Could be, could be

Leaving Europe would be bad for British business

But that ain\’t the point is it?

Allowing cartels, monopolies and manipulative oilgopolies would be just great for British business too. We don\’t allow them because they screw over the consumer though.

Which is back to our old point. The aim of this whole economy thing is to improve the conditions of the consumers not the producers.

24 thoughts on “Could be, could be”

  1. Surely a more apt slogan would be: Leaving Europe would be (or might be) bad for *big* British business.

    I notice Cridland says: — There are some who say that we could retain access to the single market without being a member of the EU; that the UK could withdraw and have a relationship more akin to Norways or Switzerlands. Id urge them to really look at the detail. —

    Well, Richard North has looked at this issue in detail. Yet where is the detail in Cridlands article? A few paras, one quote from a politican, and thats it.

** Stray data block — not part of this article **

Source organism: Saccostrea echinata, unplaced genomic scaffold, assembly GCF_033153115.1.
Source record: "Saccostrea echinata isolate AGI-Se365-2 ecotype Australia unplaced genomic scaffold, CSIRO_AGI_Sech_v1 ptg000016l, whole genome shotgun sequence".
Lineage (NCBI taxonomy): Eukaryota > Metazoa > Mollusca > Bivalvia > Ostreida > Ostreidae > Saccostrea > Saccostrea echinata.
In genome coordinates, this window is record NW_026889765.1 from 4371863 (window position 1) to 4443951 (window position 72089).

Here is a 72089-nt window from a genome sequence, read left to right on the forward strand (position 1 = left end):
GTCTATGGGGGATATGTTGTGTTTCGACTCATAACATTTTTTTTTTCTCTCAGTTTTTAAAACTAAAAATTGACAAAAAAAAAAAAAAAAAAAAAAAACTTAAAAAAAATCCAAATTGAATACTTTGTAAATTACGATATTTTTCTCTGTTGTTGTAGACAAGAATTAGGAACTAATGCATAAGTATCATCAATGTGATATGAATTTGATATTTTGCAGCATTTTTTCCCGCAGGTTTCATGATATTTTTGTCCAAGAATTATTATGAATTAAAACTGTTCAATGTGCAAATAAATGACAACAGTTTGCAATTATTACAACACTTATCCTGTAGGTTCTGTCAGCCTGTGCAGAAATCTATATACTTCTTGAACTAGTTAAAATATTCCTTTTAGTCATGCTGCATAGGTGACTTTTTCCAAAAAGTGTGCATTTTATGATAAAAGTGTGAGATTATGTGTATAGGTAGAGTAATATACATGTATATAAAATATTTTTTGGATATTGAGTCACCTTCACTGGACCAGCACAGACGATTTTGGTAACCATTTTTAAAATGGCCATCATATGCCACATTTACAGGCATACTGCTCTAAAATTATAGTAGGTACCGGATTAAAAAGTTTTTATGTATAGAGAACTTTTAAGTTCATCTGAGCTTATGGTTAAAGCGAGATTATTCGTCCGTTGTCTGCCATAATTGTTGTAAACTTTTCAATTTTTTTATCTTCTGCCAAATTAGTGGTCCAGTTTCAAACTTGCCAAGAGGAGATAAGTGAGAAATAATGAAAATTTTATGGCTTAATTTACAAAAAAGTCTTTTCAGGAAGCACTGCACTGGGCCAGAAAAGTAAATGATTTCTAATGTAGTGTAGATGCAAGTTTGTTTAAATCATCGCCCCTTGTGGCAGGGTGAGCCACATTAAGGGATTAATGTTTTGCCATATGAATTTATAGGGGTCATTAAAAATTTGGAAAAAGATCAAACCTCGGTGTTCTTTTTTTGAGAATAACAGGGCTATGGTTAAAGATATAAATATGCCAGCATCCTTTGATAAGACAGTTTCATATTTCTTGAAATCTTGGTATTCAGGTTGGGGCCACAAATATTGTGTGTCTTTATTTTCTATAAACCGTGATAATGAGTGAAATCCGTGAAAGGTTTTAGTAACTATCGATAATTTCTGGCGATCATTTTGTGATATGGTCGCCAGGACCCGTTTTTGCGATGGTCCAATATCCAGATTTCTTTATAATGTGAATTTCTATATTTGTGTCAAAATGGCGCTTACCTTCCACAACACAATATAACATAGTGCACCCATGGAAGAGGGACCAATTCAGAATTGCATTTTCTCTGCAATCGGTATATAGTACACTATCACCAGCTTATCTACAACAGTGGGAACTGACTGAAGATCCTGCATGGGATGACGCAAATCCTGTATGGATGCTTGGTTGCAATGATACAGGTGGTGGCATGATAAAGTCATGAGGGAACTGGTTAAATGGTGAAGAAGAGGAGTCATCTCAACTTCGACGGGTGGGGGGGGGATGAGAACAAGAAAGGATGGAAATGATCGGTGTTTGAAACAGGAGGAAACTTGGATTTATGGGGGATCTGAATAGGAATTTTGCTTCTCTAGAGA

2. The article on Amazon is interesting. There is however an assumption in it that at some point Amazon will want to make a much higher profit.

    But I can’t help wondering whether Bezos has actually taken economic theory to heart and is running the company as an idealised free market enterprise, and thus never expecting a high “rate of profit”. That is, he’s genuinely not being a Greedy Capitalist because economics tells us that high rates of profit are long term unsustainable. He’s acting as if he has competition he doesn’t really have; and he doesn’t have that competition because he’s acting that way.

    A company creaming a high rate of profit (e.g. Apple) can do well for a while, then get hit by competitors undercutting by taking lower profits. That company- with a high profit culture- now becomes highly vulnerable. Shareholders panic. Customers see it as being in trouble as it starts price slashing to stay in business.

    If you’ve got no high profit rate to put you in that position, you’re not vulnerable in that way.

    Just a thought.

  3. So Much For Subtlety

    Steve – “The Guardian cares about British business?”

    I think that question answers itself. This must be one of the most unprincipled claims ever made by that rag. Can anyone else think of a single issue where the Guardian would argue for what is good for business?

    They are hypocrites as well as vipers.